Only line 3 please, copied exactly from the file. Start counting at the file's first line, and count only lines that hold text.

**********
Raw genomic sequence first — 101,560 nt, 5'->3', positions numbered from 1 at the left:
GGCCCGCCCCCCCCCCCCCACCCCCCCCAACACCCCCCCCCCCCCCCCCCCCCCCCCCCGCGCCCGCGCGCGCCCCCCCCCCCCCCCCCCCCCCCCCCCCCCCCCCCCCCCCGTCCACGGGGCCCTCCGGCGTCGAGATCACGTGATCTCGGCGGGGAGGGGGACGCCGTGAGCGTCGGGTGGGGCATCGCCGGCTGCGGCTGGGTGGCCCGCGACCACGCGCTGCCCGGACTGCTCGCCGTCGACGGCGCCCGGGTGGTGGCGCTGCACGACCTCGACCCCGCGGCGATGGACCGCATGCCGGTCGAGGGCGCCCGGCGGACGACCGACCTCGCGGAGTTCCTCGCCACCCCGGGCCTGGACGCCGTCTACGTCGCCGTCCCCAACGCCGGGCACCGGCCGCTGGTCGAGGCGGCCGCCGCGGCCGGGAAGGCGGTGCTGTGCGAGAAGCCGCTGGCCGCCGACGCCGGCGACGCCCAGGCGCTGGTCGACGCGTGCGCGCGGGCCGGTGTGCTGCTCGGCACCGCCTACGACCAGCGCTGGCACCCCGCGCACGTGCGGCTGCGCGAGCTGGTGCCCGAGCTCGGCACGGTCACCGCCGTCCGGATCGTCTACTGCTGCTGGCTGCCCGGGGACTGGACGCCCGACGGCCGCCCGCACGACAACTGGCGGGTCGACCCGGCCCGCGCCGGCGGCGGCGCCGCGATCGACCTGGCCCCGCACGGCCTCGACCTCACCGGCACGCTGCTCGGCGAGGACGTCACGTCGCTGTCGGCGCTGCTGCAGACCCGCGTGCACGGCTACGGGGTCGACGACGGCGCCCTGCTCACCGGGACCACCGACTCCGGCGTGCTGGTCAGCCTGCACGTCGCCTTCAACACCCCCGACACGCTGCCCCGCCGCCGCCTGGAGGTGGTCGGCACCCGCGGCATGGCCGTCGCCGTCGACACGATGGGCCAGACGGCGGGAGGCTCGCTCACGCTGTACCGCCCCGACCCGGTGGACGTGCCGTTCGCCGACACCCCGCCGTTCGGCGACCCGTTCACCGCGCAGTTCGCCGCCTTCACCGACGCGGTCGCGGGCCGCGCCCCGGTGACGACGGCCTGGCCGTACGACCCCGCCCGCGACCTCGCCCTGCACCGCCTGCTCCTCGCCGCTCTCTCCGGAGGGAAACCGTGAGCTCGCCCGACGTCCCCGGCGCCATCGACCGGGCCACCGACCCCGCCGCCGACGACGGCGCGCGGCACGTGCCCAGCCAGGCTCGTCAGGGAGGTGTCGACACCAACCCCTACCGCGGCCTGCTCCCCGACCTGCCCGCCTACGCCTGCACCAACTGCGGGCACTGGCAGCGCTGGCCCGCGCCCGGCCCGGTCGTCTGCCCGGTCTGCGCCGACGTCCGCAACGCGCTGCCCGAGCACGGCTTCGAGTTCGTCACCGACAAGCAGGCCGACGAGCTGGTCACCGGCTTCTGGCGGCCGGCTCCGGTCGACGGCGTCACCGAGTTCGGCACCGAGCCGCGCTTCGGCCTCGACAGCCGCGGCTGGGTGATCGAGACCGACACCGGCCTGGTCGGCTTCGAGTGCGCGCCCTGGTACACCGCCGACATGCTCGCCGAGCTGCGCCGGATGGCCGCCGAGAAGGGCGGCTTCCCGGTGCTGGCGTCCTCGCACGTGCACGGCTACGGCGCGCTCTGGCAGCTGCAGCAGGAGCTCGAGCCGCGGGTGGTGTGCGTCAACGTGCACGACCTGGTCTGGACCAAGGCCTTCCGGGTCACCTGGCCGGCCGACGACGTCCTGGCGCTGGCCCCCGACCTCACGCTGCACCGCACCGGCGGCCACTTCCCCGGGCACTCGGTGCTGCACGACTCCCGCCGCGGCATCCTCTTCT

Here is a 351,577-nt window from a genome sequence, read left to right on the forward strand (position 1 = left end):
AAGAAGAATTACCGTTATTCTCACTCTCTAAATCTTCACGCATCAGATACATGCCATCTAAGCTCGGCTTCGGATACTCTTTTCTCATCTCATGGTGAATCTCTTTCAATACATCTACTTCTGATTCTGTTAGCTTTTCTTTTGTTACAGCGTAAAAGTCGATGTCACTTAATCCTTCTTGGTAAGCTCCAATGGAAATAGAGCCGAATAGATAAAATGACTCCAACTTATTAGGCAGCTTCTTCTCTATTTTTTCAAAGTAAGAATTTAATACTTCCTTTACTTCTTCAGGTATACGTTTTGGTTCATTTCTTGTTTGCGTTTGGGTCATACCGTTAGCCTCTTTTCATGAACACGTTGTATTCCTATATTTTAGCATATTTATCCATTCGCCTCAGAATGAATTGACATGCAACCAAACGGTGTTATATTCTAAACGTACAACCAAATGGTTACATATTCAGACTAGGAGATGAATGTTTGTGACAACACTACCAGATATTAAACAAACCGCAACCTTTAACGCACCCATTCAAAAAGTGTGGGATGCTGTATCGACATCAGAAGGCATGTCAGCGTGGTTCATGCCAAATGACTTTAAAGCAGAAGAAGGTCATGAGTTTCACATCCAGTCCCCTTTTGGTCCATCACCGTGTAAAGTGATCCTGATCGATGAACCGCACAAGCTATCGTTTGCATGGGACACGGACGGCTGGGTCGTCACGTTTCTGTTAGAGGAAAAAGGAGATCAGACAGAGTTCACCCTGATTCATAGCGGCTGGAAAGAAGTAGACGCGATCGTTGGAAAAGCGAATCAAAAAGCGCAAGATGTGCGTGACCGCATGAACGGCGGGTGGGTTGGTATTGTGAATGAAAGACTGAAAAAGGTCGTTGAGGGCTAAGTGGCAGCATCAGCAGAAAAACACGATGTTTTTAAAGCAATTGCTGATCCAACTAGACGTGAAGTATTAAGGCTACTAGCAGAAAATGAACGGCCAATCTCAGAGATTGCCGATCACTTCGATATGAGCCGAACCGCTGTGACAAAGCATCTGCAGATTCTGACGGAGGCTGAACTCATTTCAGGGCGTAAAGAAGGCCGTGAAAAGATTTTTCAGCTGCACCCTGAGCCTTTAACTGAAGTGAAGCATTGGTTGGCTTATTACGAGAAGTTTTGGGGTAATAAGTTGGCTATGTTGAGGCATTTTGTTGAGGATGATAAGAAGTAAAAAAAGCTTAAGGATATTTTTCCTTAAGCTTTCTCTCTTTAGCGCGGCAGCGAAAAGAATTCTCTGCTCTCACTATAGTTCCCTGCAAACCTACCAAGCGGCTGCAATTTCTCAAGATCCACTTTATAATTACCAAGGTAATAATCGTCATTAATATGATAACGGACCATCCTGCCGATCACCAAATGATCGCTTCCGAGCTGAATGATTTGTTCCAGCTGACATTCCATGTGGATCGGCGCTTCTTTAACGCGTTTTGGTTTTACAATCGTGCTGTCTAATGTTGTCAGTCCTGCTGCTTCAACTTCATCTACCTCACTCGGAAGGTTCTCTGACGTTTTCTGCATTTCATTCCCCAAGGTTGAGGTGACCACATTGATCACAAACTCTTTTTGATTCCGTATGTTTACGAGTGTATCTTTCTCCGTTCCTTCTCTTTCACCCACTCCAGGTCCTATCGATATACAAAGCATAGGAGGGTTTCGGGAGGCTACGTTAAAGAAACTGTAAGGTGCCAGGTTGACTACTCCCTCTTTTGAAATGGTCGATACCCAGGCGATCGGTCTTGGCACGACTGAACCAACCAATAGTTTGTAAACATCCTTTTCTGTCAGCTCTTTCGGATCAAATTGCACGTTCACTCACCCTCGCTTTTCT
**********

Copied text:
Here is a 351,577-nt window from a genome sequence, read left to right on the forward strand (position 1 = left end):